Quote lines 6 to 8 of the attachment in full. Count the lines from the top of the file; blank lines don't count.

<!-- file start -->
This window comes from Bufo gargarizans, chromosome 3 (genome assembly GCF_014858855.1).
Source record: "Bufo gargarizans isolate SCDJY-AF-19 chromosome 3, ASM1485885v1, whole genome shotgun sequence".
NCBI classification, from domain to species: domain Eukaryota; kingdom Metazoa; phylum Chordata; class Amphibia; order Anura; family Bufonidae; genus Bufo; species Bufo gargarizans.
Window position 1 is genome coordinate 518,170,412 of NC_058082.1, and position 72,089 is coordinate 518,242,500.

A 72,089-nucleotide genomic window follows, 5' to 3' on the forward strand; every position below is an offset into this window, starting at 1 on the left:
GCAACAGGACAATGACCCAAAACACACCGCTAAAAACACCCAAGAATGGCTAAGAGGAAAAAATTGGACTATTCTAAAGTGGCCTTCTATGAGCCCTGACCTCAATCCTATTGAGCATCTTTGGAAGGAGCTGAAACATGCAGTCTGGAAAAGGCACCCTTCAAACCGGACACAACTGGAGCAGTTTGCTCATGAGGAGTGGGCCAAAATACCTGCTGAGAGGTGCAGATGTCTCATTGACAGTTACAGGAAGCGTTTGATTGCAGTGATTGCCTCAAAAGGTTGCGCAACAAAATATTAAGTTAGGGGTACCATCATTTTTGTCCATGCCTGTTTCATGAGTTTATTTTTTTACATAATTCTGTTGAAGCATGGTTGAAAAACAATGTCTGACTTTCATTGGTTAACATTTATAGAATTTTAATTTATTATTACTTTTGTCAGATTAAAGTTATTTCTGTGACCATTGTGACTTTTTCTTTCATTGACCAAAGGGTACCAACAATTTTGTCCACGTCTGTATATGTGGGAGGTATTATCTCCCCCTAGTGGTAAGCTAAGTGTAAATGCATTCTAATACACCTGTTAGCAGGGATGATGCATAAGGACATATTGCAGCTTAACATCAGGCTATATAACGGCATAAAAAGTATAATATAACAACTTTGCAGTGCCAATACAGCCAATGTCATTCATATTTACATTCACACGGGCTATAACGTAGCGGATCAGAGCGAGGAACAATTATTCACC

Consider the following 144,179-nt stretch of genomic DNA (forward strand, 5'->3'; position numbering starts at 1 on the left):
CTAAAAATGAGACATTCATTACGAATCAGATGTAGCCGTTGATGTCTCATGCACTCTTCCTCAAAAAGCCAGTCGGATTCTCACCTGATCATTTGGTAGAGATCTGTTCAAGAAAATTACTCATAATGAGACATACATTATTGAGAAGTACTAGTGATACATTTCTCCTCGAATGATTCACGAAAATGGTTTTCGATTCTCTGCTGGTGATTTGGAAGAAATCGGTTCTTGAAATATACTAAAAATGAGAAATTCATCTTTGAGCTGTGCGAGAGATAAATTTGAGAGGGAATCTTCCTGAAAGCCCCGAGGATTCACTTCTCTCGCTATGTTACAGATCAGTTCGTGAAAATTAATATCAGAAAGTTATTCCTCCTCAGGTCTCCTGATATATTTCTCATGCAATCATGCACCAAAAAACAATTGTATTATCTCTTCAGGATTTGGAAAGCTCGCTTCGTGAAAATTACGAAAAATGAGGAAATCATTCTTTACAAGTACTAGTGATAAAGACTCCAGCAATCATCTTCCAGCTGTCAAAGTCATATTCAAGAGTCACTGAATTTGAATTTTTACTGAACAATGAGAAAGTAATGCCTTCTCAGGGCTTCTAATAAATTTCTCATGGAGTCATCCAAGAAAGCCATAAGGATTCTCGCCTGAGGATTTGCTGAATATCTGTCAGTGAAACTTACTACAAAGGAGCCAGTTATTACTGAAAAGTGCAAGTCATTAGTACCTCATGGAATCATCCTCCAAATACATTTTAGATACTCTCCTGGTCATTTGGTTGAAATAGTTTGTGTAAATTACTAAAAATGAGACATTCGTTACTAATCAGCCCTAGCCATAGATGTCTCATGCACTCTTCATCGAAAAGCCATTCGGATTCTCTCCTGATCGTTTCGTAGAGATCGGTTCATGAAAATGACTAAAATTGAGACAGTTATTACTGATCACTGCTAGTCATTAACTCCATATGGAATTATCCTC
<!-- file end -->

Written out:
GCAACAGGACAATGACCCAAAACACACCGCTAAAAACACCCAAGAATGGCTAAGAGGAAAAAATTGGACTATTCTAAAGTGGCCTTCTATGAGCCCTGACCTCAATCCTATTGAGCATCTTTGGAAGGAGCTGAAACATGCAGTCTGGAAAAGGCACCCTTCAAACCGGACACAACTGGAGCAGTTTGCTCATGAGGAGTGGGCCAAAATACCTGCTGAGAGGTGCAGATGTCTCATTGACAGTTACAGGAAGCGTTTGATTGCAGTGATTGCCTCAAAAGGTTGCGCAACAAAATATTAAGTTAGGGGTACCATCATTTTTGTCCATGCCTGTTTCATGAGTTTATTTTTTTACATAATTCTGTTGAAGCATGGTTGAAAAACAATGTCTGACTTTCATTGGTTAACATTTATAGAATTTTAATTTATTATTACTTTTGTCAGATTAAAGTTATTTCTGTGACCATTGTGACTTTTTCTTTCATTGACCAAAGGGTACCAACAATTTTGTCCACGTCTGTATATGTGGGAGGTATTATCTCCCCCTAGTGGTAAGCTAAGTGTAAATGCATTCTAATACACCTGTTAGCAGGGATGATGCATAAGGACATATTGCAGCTTAACATCAGGCTATATAACGGCATAAAAAGTATAATATAACAACTTTGCAGTGCCAATACAGCCAATGTCATTCATATTTACATTCACACGGGCTATAACGTAGCGGATCAGAGCGAGGAACAATTATTCACC

Consider the following 144,179-nt stretch of genomic DNA (forward strand, 5'->3'; position numbering starts at 1 on the left):
CTAAAAATGAGACATTCATTACGAATCAGATGTAGCCGTTGATGTCTCATGCACTCTTCCTCAAAAAGCCAGTCGGATTCTCACCTGATCATTTGGTAGAGATCTGTTCAAGAAAATTACTCATAATGAGACATACATTATTGAGAAGTACTAGTGATACATTTCTCCTCGAATGATTCACGAAAATGGTTTTCGATTCTCTGCTGGTGATTTGGAAGAAATCGGTTCTTGAAATATACTAAAAATGAGAAATTCATCTTTGAGCTGTGCGAGAGATAAATTTGAGAGGGAATCTTCCTGAAAGCCCCGAGGATTCACTTCTCTCGCTATGTTACAGATCAGTTCGTGAAAATTAATATCAGAAAGTTATTCCTCCTCAGGTCTCCTGATATATTTCTCATGCAATCATGCACCAAAAAACAATTGTATTATCTCTTCAGGATTTGGAAAGCTCGCTTCGTGAAAATTACGAAAAATGAGGAAATCATTCTTTACAAGTACTAGTGATAAAGACTCCAGCAATCATCTTCCAGCTGTCAAAGTCATATTCAAGAGTCACTGAATTTGAATTTTTACTGAACAATGAGAAAGTAATGCCTTCTCAGGGCTTCTAATAAATTTCTCATGGAGTCATCCAAGAAAGCCATAAGGATTCTCGCCTGAGGATTTGCTGAATATCTGTCAGTGAAACTTACTACAAAGGAGCCAGTTATTACTGAAAAGTGCAAGTCATTAGTACCTCATGGAATCATCCTCCAAATACATTTTAGATACTCTCCTGGTCATTTGGTTGAAATAGTTTGTGTAAATTACTAAAAATGAGACATTCGTTACTAATCAGCCCTAGCCATAGATGTCTCATGCACTCTTCATCGAAAAGCCATTCGGATTCTCTCCTGATCGTTTCGTAGAGATCGGTTCATGAAAATGACTAAAATTGAGACAGTTATTACTGATCACTGCTAGTCATTAACTCCATATGGAATTATCCTC